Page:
another week gone by

well, i went back to marseille today. let me tell you, it was 100x easier this time around than the first time. for one thing, i knew where the bus station was, and walked there instead of taking another bus with a ‘forgetful’ busdriver. also knew that you can hop on nearly any bus and it will be leaving for marseille within about 5 minutes. also knew that when you get off in marseille, it doesn’t drop you off at the bus station, it drops you off randomly in front of an arc-de-triomphe-like arc-de-triomphe in downtown marseille (not the original parisian one, but looks about the same. or, probably does, as i’ve never seen the one in paris. yet).

anyways, beautiful day in the south of france, accompanied by some good girlfriends (and sebby, poor sebby with all the girls), and a shopping district. marseille=not nearly as expensive and pretentious as aix-en-provence. robyn’s credit card=bad idea. euro/cad exchange rate=depressing. regardless, a good day and just a few new purchases.

i am being europeanized. i have gladiator sandals, tights, long, loose shirts, and require an espresso at least once-a-day. also, in the change room today, (‘cabines,’ in french – which are frequently the type with curtains rather than doors), the curtain was definitely not sufficient to cover the span of the doorway. i gave up trying to make it work and settled for probably flashing a couple people. haven’t quite gotten to the point of not caring about whether my bra is blatantly showing through my shirt or due to a lack of shirt material, but hey, who knows. anything is possible!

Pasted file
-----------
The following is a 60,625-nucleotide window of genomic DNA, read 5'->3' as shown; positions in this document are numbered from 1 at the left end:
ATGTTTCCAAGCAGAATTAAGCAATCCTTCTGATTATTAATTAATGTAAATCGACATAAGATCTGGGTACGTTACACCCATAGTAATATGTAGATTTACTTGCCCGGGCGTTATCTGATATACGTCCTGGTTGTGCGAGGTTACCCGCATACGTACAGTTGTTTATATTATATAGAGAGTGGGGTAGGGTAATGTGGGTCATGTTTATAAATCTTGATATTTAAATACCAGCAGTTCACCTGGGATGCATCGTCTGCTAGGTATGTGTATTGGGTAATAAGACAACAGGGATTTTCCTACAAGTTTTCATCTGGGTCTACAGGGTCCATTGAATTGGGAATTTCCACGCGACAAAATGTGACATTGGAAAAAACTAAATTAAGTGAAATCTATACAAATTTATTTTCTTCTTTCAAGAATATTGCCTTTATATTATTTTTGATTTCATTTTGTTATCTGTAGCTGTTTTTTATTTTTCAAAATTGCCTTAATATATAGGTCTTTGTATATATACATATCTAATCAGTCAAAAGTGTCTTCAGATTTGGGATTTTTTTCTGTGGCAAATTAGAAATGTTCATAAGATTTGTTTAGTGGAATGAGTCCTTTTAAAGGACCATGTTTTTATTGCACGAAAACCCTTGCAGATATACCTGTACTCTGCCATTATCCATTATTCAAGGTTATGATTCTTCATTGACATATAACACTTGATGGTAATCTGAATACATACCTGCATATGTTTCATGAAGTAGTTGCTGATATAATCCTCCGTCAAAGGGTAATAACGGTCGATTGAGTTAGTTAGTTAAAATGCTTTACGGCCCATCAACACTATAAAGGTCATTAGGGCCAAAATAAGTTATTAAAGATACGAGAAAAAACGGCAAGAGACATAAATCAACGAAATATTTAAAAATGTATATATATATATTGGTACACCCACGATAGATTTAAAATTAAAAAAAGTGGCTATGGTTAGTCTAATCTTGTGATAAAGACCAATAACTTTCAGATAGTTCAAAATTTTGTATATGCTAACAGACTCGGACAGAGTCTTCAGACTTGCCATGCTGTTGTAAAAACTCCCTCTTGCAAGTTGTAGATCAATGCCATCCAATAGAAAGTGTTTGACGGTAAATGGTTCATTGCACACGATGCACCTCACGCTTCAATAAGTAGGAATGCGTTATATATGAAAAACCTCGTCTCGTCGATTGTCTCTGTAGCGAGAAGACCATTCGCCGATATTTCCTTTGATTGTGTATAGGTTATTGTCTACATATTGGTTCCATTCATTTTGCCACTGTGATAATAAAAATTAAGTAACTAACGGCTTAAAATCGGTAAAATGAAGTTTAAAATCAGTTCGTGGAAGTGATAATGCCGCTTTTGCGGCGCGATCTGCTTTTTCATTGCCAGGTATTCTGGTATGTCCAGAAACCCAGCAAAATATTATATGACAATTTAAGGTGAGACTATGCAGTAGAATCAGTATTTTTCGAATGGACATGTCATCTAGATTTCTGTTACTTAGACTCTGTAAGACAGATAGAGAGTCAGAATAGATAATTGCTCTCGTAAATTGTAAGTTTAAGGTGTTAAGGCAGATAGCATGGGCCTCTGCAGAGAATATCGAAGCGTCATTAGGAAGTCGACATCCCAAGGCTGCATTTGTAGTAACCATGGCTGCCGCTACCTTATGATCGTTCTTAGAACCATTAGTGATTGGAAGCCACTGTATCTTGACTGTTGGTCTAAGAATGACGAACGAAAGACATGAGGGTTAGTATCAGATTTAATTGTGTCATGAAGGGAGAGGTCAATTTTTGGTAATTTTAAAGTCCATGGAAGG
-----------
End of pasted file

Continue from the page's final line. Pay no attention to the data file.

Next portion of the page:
kidding guys!

arriving home was just as effortless as getting down there, and caitlin and i walked to the corner store to get dinner supplies and wine (of course!). we decided on breakfast for dinner. YAY! my favourite! except i’m pretty sure bacon doesn’t exist in france (which, by the way, means i won’t be staying here forever despite the fact that they do have sparkling water in the vending machines). we settled for prosciutto (not a bad tradeoff), and got the rest of the required items. the common kitchen, however, is unfortunately not equipped with a toaster. catherine has concocted a device made out of a clothes-hanger which sits on the stove element and allows you to place one or two slices of bread on it which actually, and surprisingly, toast quite nicely. dinner was therefore delicious, and made me feel even a little bit more settled in.